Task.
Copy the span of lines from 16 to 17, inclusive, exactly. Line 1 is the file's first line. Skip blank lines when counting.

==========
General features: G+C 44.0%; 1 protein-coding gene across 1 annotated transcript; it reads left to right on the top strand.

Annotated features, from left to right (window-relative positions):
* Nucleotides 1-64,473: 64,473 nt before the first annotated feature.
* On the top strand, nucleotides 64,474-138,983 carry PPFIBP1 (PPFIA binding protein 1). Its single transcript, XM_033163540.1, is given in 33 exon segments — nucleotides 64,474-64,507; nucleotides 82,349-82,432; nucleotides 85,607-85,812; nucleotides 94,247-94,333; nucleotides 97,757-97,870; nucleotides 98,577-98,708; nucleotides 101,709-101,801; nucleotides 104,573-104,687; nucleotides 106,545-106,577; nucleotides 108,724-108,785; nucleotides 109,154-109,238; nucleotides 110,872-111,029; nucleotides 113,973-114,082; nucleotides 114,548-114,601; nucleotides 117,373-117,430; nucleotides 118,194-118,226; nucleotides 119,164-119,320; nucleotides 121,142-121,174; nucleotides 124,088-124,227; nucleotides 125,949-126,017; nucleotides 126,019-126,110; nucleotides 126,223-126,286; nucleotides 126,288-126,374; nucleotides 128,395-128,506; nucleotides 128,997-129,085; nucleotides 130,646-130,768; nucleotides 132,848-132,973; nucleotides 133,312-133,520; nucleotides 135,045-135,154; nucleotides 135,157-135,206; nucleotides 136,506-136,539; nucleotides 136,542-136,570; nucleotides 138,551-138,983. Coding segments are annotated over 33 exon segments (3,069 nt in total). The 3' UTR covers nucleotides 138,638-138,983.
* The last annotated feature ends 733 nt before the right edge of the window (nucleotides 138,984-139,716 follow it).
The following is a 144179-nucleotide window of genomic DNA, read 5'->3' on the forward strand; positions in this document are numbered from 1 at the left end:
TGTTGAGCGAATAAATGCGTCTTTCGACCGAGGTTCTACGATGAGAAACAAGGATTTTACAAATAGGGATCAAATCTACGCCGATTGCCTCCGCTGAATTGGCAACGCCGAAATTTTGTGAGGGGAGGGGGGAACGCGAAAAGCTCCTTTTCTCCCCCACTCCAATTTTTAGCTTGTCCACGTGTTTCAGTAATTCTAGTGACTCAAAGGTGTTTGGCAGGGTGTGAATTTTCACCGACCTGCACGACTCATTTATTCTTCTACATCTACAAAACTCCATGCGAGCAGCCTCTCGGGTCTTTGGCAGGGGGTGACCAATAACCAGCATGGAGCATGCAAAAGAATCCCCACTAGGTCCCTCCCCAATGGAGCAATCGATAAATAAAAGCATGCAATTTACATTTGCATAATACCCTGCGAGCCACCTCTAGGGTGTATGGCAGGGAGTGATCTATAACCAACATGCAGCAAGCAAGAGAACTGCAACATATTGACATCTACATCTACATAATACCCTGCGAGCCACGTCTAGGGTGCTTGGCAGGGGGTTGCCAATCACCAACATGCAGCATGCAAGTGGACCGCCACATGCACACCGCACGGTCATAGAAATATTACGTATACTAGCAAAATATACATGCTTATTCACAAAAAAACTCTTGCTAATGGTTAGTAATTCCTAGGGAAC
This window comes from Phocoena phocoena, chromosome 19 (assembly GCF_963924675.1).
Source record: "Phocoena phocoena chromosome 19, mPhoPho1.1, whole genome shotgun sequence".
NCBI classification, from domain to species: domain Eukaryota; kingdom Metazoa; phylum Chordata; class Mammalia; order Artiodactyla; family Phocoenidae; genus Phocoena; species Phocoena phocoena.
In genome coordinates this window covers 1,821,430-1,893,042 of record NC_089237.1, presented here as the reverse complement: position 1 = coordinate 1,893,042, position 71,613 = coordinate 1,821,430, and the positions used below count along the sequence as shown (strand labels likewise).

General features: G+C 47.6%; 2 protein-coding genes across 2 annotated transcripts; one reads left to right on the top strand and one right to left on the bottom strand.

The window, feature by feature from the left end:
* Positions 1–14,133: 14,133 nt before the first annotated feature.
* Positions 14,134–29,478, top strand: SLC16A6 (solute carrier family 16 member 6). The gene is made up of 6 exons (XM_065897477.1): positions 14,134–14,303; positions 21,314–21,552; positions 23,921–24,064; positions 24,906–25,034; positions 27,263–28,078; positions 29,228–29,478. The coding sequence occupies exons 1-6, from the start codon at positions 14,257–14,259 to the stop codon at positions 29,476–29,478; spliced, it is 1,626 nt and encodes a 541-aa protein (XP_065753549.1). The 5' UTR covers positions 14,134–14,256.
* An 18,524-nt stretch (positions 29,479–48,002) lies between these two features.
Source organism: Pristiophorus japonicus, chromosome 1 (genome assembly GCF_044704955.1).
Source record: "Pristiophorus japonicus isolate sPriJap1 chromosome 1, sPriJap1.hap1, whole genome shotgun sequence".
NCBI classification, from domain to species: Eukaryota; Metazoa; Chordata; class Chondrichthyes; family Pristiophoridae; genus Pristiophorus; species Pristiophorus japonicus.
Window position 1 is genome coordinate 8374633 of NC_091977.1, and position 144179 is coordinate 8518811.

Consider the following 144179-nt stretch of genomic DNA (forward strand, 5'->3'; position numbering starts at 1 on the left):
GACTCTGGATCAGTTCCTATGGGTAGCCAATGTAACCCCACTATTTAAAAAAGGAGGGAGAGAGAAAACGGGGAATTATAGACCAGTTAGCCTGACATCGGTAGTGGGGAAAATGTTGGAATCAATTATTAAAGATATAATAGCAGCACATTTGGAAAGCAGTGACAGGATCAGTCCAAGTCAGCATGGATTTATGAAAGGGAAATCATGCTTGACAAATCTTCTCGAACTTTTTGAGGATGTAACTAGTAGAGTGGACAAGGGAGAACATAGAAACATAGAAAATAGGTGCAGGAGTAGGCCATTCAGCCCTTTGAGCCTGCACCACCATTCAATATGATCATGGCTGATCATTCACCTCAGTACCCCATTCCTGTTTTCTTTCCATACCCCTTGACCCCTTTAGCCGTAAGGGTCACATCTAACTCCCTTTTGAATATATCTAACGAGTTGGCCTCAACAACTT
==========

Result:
* An 18,524-nt stretch (positions 29,479–48,002) lies between these two features.
Source organism: Pristiophorus japonicus, chromosome 1 (genome assembly GCF_044704955.1).